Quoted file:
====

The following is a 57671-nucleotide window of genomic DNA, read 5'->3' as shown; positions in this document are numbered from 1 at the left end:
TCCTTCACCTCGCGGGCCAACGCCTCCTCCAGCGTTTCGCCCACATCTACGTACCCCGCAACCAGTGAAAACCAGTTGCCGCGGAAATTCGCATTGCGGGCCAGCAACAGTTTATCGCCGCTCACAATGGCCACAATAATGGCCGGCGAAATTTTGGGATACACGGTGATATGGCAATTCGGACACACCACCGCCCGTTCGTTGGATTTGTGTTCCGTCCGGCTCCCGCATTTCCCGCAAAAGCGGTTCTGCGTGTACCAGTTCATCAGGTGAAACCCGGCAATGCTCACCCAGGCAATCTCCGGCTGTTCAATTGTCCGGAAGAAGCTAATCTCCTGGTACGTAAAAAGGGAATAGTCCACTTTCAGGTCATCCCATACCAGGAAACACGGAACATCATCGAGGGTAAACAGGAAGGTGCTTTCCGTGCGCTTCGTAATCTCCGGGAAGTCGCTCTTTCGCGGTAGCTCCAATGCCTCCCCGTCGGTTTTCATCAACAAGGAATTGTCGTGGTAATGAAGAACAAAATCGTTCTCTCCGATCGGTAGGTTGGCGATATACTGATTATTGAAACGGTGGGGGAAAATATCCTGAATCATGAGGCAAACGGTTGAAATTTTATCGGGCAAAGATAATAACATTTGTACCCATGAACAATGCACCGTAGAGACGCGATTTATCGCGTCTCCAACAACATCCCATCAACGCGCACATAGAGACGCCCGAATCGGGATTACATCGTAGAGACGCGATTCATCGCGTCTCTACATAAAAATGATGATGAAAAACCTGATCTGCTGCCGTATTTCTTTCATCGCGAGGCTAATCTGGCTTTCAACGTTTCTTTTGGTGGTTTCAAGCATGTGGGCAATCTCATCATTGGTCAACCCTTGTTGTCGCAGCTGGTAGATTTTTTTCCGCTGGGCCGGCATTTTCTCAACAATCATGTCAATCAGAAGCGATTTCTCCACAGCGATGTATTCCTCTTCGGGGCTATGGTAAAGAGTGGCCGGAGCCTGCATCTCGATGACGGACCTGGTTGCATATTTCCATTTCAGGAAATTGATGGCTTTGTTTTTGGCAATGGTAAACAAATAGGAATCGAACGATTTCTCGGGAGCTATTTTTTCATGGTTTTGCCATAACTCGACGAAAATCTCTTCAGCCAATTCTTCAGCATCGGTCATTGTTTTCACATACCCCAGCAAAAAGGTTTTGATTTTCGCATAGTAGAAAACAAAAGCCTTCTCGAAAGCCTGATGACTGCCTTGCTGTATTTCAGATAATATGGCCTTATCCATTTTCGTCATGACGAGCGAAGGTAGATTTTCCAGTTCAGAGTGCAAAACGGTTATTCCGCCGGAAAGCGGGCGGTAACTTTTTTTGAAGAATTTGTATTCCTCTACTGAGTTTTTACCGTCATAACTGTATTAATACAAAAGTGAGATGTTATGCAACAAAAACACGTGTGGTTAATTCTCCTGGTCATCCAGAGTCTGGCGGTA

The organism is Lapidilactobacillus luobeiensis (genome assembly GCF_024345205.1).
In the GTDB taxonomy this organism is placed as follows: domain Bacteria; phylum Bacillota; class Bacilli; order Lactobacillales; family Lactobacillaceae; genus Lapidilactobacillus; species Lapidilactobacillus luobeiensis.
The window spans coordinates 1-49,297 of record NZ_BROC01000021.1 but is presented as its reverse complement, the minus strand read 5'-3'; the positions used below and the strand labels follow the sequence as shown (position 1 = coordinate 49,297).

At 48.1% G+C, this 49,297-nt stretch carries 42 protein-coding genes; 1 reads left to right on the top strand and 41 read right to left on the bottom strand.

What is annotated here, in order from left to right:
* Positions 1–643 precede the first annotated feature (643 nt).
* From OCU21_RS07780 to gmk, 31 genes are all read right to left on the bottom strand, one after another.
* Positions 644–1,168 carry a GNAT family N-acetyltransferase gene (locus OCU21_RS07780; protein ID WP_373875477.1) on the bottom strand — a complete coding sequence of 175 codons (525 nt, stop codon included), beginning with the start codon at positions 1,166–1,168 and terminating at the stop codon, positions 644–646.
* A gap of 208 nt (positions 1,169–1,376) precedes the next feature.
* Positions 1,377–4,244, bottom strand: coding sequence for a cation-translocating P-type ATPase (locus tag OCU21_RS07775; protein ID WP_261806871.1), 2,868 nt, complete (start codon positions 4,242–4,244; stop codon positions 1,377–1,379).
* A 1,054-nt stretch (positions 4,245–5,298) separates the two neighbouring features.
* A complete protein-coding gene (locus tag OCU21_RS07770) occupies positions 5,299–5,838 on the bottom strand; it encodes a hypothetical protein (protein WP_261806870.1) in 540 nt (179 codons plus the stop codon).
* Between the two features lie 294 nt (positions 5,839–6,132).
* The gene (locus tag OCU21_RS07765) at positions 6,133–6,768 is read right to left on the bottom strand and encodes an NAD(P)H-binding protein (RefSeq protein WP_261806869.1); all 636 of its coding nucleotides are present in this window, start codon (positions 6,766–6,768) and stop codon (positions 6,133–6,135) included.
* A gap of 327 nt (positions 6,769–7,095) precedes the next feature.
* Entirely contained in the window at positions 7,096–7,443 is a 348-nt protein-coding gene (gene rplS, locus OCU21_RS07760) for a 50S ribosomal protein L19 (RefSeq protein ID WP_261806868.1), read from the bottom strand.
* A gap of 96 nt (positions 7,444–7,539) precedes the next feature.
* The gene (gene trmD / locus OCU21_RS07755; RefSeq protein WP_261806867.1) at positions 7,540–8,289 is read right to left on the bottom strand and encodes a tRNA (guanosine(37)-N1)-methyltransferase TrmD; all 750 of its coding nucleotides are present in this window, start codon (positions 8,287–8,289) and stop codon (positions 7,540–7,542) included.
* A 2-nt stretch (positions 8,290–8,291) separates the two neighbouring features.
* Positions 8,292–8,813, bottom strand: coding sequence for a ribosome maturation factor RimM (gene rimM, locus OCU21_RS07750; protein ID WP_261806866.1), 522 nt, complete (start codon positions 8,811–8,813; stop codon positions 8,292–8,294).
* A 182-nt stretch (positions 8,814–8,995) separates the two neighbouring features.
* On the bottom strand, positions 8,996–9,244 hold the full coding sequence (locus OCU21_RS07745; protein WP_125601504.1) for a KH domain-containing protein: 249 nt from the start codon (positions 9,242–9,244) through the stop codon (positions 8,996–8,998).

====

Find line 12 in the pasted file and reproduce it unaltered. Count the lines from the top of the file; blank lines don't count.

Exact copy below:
* Positions 1,377–4,244, bottom strand: coding sequence for a cation-translocating P-type ATPase (locus tag OCU21_RS07775; protein ID WP_261806871.1), 2,868 nt, complete (start codon positions 4,242–4,244; stop codon positions 1,377–1,379).